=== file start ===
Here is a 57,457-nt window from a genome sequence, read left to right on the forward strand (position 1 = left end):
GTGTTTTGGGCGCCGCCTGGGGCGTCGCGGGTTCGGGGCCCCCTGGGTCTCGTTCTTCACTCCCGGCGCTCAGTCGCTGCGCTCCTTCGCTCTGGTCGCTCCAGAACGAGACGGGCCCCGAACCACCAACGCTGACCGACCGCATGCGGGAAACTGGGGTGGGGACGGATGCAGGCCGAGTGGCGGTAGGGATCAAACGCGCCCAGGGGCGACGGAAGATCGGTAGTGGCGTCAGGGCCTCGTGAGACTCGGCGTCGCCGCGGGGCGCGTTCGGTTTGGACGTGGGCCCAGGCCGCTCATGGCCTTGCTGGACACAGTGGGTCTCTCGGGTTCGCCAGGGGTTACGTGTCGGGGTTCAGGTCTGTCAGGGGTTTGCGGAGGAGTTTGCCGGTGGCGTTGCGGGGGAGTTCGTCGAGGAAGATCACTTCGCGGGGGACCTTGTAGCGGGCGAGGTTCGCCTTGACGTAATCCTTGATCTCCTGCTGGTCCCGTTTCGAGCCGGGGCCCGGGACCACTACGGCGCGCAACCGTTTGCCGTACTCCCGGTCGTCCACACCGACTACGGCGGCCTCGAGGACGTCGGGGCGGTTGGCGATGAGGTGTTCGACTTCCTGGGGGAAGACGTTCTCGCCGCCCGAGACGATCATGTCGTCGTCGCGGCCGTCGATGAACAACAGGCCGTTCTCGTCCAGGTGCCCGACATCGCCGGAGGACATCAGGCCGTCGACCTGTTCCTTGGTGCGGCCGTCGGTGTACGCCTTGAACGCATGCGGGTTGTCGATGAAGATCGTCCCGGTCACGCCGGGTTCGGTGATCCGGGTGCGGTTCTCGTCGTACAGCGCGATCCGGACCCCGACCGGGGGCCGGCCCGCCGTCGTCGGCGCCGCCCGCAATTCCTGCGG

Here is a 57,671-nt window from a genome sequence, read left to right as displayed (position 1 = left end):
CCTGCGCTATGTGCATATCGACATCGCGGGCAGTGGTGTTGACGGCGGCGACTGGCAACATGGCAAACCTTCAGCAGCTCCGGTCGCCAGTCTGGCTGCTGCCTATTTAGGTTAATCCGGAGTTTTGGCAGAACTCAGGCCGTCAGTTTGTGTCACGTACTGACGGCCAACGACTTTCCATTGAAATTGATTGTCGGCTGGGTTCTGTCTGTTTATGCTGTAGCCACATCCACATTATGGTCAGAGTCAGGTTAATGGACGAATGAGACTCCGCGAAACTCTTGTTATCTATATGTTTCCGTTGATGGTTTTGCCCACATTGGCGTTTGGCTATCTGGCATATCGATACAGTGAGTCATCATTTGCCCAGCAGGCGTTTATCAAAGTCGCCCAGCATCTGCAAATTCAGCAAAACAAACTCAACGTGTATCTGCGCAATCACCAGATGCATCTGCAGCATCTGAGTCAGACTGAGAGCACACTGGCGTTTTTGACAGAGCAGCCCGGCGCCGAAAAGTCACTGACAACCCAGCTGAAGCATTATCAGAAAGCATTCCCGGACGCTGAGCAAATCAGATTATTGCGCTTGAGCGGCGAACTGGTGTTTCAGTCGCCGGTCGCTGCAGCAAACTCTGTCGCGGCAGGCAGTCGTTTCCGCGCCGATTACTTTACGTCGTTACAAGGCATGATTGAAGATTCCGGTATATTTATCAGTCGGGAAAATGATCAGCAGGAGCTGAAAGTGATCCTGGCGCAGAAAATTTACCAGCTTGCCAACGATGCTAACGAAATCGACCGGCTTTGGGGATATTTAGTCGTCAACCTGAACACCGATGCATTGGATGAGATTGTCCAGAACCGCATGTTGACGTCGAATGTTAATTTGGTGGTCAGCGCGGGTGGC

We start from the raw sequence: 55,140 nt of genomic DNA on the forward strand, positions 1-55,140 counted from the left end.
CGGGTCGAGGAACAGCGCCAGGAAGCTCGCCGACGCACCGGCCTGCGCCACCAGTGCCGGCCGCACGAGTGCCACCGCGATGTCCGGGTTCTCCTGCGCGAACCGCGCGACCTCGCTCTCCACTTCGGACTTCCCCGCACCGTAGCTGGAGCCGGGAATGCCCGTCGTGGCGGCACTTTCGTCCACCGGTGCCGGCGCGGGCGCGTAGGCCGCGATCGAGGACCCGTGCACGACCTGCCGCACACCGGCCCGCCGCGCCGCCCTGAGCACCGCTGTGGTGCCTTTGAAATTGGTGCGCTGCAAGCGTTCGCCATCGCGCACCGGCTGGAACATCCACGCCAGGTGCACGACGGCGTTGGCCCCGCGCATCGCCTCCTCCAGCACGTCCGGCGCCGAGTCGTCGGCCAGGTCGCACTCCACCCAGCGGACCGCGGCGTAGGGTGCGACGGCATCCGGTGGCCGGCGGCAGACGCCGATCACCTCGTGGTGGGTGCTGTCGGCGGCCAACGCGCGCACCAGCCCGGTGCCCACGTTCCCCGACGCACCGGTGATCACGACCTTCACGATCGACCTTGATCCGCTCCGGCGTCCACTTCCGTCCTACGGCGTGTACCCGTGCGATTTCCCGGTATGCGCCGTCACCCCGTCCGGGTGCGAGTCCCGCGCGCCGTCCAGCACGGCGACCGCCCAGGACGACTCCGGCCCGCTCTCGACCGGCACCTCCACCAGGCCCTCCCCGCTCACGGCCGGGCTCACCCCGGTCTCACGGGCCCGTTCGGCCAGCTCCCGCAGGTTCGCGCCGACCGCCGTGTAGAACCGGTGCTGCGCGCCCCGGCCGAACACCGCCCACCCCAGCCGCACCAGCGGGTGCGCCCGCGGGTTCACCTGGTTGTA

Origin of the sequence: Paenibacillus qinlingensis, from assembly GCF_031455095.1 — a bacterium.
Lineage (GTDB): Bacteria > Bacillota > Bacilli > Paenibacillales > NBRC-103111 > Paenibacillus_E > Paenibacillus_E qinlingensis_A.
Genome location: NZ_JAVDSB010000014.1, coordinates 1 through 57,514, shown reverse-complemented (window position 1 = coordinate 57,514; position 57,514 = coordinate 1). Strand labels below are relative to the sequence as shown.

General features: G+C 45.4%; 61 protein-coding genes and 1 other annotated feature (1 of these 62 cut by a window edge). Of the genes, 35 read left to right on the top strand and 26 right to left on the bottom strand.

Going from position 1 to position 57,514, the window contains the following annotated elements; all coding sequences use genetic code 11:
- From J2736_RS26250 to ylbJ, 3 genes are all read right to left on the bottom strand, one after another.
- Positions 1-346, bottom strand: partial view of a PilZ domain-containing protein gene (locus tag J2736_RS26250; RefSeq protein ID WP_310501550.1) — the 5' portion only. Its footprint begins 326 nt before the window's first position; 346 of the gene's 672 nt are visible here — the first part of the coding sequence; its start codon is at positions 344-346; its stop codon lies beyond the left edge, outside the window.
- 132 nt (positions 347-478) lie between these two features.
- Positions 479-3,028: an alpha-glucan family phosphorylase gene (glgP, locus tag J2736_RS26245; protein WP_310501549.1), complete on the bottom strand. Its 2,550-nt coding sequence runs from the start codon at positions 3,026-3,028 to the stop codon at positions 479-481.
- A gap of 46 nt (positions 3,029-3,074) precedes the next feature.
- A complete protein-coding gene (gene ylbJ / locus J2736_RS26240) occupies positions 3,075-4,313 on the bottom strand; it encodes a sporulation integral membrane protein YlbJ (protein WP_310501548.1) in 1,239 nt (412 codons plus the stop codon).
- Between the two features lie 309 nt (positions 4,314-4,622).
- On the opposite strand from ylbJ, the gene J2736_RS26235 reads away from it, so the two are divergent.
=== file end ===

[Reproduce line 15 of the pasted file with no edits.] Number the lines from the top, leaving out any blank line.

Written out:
- Positions 479-3,028: an alpha-glucan family phosphorylase gene (glgP, locus tag J2736_RS26245; protein WP_310501549.1), complete on the bottom strand. Its 2,550-nt coding sequence runs from the start codon at positions 3,026-3,028 to the stop codon at positions 479-481.